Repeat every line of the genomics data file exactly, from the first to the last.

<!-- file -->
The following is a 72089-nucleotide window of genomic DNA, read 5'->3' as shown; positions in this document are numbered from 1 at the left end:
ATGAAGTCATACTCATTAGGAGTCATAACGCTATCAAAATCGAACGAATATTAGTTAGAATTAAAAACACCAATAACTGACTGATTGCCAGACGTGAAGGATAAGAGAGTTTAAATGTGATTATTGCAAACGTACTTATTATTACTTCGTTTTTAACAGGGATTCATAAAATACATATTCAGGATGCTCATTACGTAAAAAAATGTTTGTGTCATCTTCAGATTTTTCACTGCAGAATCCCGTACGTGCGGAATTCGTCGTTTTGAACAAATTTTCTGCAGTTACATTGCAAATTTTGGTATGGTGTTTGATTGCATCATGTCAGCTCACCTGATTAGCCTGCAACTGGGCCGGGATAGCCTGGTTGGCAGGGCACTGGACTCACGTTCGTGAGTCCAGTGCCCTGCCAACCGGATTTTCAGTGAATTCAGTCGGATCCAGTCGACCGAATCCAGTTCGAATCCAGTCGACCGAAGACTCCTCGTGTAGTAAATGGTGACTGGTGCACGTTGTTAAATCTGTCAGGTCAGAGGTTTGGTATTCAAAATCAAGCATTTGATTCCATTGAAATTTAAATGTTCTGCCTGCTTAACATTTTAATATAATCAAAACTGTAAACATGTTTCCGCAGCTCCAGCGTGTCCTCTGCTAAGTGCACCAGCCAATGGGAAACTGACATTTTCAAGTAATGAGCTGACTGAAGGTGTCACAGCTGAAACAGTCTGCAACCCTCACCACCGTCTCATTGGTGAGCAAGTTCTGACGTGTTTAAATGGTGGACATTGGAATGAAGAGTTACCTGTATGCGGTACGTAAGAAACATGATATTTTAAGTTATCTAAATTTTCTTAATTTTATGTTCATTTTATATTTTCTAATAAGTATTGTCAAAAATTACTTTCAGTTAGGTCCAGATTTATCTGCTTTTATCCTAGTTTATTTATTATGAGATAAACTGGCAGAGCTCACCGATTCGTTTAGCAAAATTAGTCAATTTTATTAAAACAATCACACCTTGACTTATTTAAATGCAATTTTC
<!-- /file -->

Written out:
The following is a 72089-nucleotide window of genomic DNA, read 5'->3' as shown; positions in this document are numbered from 1 at the left end:
ATGAAGTCATACTCATTAGGAGTCATAACGCTATCAAAATCGAACGAATATTAGTTAGAATTAAAAACACCAATAACTGACTGATTGCCAGACGTGAAGGATAAGAGAGTTTAAATGTGATTATTGCAAACGTACTTATTATTACTTCGTTTTTAACAGGGATTCATAAAATACATATTCAGGATGCTCATTACGTAAAAAAATGTTTGTGTCATCTTCAGATTTTTCACTGCAGAATCCCGTACGTGCGGAATTCGTCGTTTTGAACAAATTTTCTGCAGTTACATTGCAAATTTTGGTATGGTGTTTGATTGCATCATGTCAGCTCACCTGATTAGCCTGCAACTGGGCCGGGATAGCCTGGTTGGCAGGGCACTGGACTCACGTTCGTGAGTCCAGTGCCCTGCCAACCGGATTTTCAGTGAATTCAGTCGGATCCAGTCGACCGAATCCAGTTCGAATCCAGTCGACCGAAGACTCCTCGTGTAGTAAATGGTGACTGGTGCACGTTGTTAAATCTGTCAGGTCAGAGGTTTGGTATTCAAAATCAAGCATTTGATTCCATTGAAATTTAAATGTTCTGCCTGCTTAACATTTTAATATAATCAAAACTGTAAACATGTTTCCGCAGCTCCAGCGTGTCCTCTGCTAAGTGCACCAGCCAATGGGAAACTGACATTTTCAAGTAATGAGCTGACTGAAGGTGTCACAGCTGAAACAGTCTGCAACCCTCACCACCGTCTCATTGGTGAGCAAGTTCTGACGTGTTTAAATGGTGGACATTGGAATGAAGAGTTACCTGTATGCGGTACGTAAGAAACATGATATTTTAAGTTATCTAAATTTTCTTAATTTTATGTTCATTTTATATTTTCTAATAAGTATTGTCAAAAATTACTTTCAGTTAGGTCCAGATTTATCTGCTTTTATCCTAGTTTATTTATTATGAGATAAACTGGCAGAGCTCACCGATTCGTTTAGCAAAATTAGTCAATTTTATTAAAACAATCACACCTTGACTTATTTAAATGCAATTTTC